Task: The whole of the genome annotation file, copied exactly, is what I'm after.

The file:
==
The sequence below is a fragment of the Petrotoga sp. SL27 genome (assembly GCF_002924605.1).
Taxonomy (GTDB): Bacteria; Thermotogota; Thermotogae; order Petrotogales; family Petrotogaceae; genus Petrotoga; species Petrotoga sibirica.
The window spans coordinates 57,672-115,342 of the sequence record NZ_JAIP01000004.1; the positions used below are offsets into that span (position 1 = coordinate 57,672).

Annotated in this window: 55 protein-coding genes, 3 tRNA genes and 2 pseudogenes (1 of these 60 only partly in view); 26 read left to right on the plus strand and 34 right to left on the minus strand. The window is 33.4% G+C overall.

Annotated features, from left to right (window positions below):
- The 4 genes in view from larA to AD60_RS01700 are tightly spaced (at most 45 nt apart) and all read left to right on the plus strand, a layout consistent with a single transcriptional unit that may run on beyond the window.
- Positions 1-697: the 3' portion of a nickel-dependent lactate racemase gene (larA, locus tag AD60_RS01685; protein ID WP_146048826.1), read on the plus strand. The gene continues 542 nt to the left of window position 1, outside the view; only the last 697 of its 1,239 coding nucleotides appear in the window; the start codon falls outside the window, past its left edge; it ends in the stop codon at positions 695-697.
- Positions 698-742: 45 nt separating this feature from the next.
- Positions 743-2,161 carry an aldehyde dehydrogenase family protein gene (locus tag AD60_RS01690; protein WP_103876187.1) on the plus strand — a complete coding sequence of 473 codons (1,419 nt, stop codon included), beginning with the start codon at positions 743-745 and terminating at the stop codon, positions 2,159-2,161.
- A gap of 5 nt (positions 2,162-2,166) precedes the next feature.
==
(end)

The sequence below is a fragment of the Petrotoga sp. SL27 genome (assembly GCF_002924605.1).
Taxonomy (GTDB): Bacteria; Thermotogota; Thermotogae; order Petrotogales; family Petrotogaceae; genus Petrotoga; species Petrotoga sibirica.
The window spans coordinates 57,672-115,342 of the sequence record NZ_JAIP01000004.1; the positions used below are offsets into that span (position 1 = coordinate 57,672).

Annotated in this window: 55 protein-coding genes, 3 tRNA genes and 2 pseudogenes (1 of these 60 only partly in view); 26 read left to right on the plus strand and 34 right to left on the minus strand. The window is 33.4% G+C overall.

Annotated features, from left to right (window positions below):
- The 4 genes in view from larA to AD60_RS01700 are tightly spaced (at most 45 nt apart) and all read left to right on the plus strand, a layout consistent with a single transcriptional unit that may run on beyond the window.
- Positions 1-697: the 3' portion of a nickel-dependent lactate racemase gene (larA, locus tag AD60_RS01685; protein ID WP_146048826.1), read on the plus strand. The gene continues 542 nt to the left of window position 1, outside the view; only the last 697 of its 1,239 coding nucleotides appear in the window; the start codon falls outside the window, past its left edge; it ends in the stop codon at positions 695-697.
- Positions 698-742: 45 nt separating this feature from the next.
- Positions 743-2,161 carry an aldehyde dehydrogenase family protein gene (locus tag AD60_RS01690; protein WP_103876187.1) on the plus strand — a complete coding sequence of 473 codons (1,419 nt, stop codon included), beginning with the start codon at positions 743-745 and terminating at the stop codon, positions 2,159-2,161.
- A gap of 5 nt (positions 2,162-2,166) precedes the next feature.